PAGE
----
In general, homework refers to activity that a congregation can do collectively. It can be as simple as a book study or as deeply involved as a racial justice audit of the congregation. Hands-work speaks to concrete action that can happen within or beyond the congregation. For example, volunteering at a BIPOC [Black, Indigenous, people of color]-led ministry or dedicating a reparations fund as a line item in your congregation’s annual budget. Lastly, heart-work encourages us to maintain an open posture to the activity of the Holy Spirit so that we are transformed by the renewing of our minds, [as we read in] Romans 12:2.

What’s most important is that we understand that everyone can do something. Every congregation can take steps. Get creative and keep Christ at the center of your actions! [As Isaiah 43:19 says,] “Behold, God is doing a new thing. Do you not perceive it?”

Call to Allyship largely concerns ELCA congregations and members. But much of it is also applicable to other predominately white churches and spaces. How do you hope readers will engage with the book?
The first chapter invites people to engage this book in community. For example, church councils, call committees or racial justice teams can read the book together and take time as they read to really consider what each author is saying. In fact, I think the whole congregation could benefit from reading it.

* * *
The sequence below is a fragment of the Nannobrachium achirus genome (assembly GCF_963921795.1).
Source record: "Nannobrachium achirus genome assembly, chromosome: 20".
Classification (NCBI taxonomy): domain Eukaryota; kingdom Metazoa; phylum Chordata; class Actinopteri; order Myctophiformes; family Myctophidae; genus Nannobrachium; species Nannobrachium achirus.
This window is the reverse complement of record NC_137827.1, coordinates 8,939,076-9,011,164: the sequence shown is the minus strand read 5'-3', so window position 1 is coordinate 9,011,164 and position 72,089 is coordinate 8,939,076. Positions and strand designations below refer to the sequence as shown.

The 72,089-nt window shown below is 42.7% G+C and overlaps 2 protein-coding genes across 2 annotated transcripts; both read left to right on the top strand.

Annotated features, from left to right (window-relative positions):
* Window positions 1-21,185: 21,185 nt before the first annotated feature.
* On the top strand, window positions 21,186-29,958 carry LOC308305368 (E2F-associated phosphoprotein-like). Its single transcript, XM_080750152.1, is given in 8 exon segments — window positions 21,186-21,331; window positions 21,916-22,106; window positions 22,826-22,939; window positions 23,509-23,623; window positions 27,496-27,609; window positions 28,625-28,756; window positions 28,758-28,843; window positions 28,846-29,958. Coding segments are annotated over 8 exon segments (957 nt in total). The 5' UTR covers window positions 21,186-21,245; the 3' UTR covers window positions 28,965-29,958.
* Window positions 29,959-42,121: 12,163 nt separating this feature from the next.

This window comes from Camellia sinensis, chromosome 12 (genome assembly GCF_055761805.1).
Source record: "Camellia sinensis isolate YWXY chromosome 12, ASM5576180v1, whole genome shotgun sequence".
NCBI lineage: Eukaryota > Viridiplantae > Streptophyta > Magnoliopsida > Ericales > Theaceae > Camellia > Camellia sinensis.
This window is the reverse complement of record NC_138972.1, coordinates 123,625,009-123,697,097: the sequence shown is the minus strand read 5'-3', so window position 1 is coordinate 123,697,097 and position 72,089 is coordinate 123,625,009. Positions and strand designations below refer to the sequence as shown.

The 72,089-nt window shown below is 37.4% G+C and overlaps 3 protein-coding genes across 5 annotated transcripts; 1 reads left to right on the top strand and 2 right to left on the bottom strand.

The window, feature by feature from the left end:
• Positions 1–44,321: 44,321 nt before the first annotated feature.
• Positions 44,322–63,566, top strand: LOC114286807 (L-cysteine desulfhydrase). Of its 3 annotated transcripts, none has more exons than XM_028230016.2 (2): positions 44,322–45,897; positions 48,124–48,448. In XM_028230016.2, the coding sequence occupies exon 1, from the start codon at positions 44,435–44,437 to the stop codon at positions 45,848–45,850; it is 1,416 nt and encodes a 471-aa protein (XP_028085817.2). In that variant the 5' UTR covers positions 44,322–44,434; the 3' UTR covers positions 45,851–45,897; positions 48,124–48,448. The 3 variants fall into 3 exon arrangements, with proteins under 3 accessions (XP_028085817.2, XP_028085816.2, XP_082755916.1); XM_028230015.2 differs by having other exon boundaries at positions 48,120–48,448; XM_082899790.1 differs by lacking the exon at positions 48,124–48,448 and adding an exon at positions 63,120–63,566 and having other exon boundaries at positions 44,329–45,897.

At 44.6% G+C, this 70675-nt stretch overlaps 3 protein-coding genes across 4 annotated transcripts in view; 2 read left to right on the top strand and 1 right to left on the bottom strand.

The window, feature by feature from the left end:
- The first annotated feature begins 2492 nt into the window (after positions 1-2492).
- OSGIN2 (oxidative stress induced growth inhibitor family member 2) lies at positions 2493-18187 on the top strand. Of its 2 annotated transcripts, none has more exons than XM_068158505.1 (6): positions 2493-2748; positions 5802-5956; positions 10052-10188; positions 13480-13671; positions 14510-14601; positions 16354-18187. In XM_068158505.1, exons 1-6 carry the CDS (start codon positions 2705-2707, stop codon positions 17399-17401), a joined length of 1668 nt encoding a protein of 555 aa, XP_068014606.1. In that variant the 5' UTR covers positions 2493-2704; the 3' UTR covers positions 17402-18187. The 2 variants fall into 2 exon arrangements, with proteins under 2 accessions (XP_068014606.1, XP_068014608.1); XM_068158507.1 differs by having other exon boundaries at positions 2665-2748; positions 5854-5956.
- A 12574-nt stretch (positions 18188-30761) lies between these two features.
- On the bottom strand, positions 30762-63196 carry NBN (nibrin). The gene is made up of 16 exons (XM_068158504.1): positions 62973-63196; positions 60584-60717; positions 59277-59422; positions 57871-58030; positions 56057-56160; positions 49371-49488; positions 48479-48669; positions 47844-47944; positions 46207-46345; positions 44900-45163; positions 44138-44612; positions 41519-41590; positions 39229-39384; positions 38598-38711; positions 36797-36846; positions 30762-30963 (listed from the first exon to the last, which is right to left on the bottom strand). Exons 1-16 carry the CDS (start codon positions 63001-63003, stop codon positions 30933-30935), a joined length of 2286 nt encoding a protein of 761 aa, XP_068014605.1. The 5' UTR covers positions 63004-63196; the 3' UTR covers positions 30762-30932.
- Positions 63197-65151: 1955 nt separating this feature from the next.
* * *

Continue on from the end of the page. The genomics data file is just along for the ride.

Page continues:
Call to Allyship reaches beyond Lutheran communities. We are hopeful that readers outside the ELCA will resonate with this book as well. While there are some parts of the call process that are specific to our denomination, any predominantly white denomination that is seeking to equip its congregations to call leaders of color could benefit from virtually all of its contents.

Ultimately, this book is meant for everyone. This book is meant for all who long to live in beloved community, as described by Dr. Martin Luther King. It is meant for everyone who is called through baptismal waters to work for justice. Remember, beloveds, we serve the God of transformation, and we are God’s children. Transformation is necessary—and continuous. It is my hope that a spark will be kindled within the reader, and the Spirit will continue God’s sacred transforming work throughout the body of Christ.

John Potter
John G. Potter is content editor of Living Lutheran. He lives in St. Paul, Minn.